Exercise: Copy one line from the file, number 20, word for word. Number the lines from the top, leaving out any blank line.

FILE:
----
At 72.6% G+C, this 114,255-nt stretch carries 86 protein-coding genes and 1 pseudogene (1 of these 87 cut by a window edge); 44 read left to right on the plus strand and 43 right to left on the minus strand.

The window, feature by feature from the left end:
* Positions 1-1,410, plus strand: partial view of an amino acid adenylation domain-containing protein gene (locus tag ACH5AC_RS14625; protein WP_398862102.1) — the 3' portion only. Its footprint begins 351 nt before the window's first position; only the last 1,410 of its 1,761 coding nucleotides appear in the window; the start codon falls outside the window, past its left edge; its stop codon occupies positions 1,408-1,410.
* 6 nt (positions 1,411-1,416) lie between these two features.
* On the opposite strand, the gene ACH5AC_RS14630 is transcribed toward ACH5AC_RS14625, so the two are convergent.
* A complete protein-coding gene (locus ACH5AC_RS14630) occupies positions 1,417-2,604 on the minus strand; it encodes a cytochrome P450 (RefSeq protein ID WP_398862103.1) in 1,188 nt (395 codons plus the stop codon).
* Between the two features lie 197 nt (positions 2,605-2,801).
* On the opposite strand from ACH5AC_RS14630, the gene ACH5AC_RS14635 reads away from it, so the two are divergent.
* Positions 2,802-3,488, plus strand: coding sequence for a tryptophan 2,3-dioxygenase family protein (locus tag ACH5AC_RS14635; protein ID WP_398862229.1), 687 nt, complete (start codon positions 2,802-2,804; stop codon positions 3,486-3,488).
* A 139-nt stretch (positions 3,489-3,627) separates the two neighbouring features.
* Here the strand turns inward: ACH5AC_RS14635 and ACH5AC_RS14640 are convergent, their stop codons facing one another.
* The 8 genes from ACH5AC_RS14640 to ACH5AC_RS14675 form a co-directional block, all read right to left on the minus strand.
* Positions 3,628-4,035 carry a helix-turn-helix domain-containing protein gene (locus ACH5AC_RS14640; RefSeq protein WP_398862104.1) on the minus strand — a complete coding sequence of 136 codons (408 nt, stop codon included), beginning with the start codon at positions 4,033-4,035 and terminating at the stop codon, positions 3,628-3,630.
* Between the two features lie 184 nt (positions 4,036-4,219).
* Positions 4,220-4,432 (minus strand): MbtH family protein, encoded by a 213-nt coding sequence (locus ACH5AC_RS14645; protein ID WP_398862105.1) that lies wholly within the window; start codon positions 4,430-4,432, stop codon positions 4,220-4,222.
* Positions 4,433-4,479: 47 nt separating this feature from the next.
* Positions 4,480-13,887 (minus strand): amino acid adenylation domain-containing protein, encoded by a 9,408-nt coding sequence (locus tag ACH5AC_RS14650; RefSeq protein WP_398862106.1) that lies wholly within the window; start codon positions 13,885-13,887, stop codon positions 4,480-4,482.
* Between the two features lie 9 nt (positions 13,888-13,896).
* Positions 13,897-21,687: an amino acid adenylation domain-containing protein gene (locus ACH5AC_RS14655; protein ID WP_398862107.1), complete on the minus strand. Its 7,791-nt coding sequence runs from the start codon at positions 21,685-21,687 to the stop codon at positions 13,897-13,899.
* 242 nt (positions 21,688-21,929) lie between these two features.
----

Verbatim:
* 242 nt (positions 21,688-21,929) lie between these two features.